July 15, 2024


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Unite for a Sustainable Future: German-Rwandan Partnership Takes on Climate Change with NDC-Oriented Projects and Collaborative Financing

By Emmanuel Mutangana

The German and Rwandan governments are collaborating to address the impacts of climate change. Their efforts include implementing the NDC, which necessitates 11 billion dollars. Achieving this financing requires cooperative efforts to secure the required funds for the NDC.

This was revealed on Thursday, July 6th, 2023, during a climate change dialogue with development partners organized by GIZ Rwanda.

According to Beatrice Cyiza, Director General of Environment and Climate change in the Ministry of Environment, Rwanda is expecting technical support and capacity building from the German counterpart.

She said “The objective of the dialogue is to strengthen collaboration between the German cooperation actors and the Rwandan governmental institutions as well as other agencies”.

Beatrice Cyiza, Director General of Environment and Climate change in the Ministry of Environment, Rwanda

“The other objective of this dialogue is to introduce the activities of the GIZ global project NDC Assist II in Rwanda and to discuss the role of Rwandan stakeholders during the project implementation, and also to share knowledge and best practices in fighting climate change, mitigation, and climate finance”.

The event coincided with the official launch of two GIZ projects namely NDC Assist II activities in Rwanda and the “Article 6 Capacity Building”.

Speaking to the media shortly after the official launch of the projects, Tobias Cossen, GIZ Rwanda Cluster Coordinator for Climate, Energy, and Sustainable Urban Development, said “We are discussing the NDC Assist II project, which was committed at the end of last year during the German-Rwanda government negotiations.”

He explained that “The project has a duration of three years and the German contribution involves financing activities, interventions, and more.”

“We are working alongside Rwanda partners, including the Ministry of Environment, REMA, FONERWA, and others.” He added The German government has been a long-standing friend of Rwanda, particularly in the field of environment and natural resources management. As climate change continues to have devastating impacts on both developing and developed countries, global cooperation is necessary to address this issue

On the launched projects, he noted that “This partnership is part of our larger climate and development partnership. Within this partnership, we focus on developing various working activities. For instance, today we discussed the capacity building for Article 6. So we have an exchange with the government institutions to identify gaps where capacity building is needed.”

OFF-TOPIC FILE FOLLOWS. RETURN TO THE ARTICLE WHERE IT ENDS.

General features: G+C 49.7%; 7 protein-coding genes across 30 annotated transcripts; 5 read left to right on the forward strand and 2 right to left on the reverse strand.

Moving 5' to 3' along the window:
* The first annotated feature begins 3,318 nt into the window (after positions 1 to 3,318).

He added that “In order for the Rwandan government to negotiate its interests effectively within the climate dialogue zones, such as COP28, a work plan should be designed. This plan includes specific activities, such as providing technical trainings for government officials and these trainings are then implemented to train the individuals involved.” “I am optimistic about our progress, particularly with our partners in Rwanda. Our longstanding friendship and the ongoing intense dialogue contribute to our positive outlook.” He said.

In addition to Environment sector, Germany and Rwanda have been collaborating for decades in the fields of technical cooperation and financial cooperation. Therefore, the two countries have established an effective implementation model that aligns the government’s demands with the assistance provided by the German government.

 “I believe we are heading in the right direction. To effectively address climate change will require a collective effort from each of us considering that impacts of climate change are becoming increasingly evident on a daily basis.” Mr. Tobias said.

Carbon Marked as a financial avenue

“Rwanda NDC has identified a financing requirement of 11 billion US dollars until 2030. Now the question arises, where will the funds come from? In this context, Article 6 of the Paris Agreement is particularly intriguing as it offers potential financing opportunities through the global sale of carbon certificates by Rwanda.” He explained.

“For instance, if we examine the basics here in Rwanda, we observe remarkably low emissions per capita. Consequently, there exists immense potential in the forestry sector and plant industry. This potential allows for economic utilization of other countries’ advantages…

 “So, for instance, a company with high emissions, such as in Germany, would have the opportunity to purchase certificates from Rwanda due to its relatively low emissions. This would result in an income or revenue stream for Rwanda…” He explained.

“Now, the question is how to develop these processes and revenue streams. This is precisely where we desire to collaborate with our industry partners, as well as REMA, who leads the corresponding processes for the UNFCCC.” Mr. Tobias revealed.

About Rwanda’s NDC

As a Party to the United Nations Framework Convention on Climate Change (UNFCCC), Rwanda seeks to contribute to the ambitious goal of limiting temperature rise to 2°C with efforts to reach 1.5°C agreed under the Paris Agreement.

To enhance climate action to implement the Paris Agreement, Rwanda has developed an ambitious Nationally Determined Contributions (NDC).

The plan covers a broad range of sectors including agriculture, energy, forestry, water resources, land, emergency management, health, transport, industry, mining and waste. Rwanda’s NDC is an ambitious climate action agenda that features a 38% reduction of greenhouse gas emissions compared to business as usual by 2030, equivalent to an estimated mitigation of up to 4.6 million tonnes of carbon dioxide equivalent (tCO2e).

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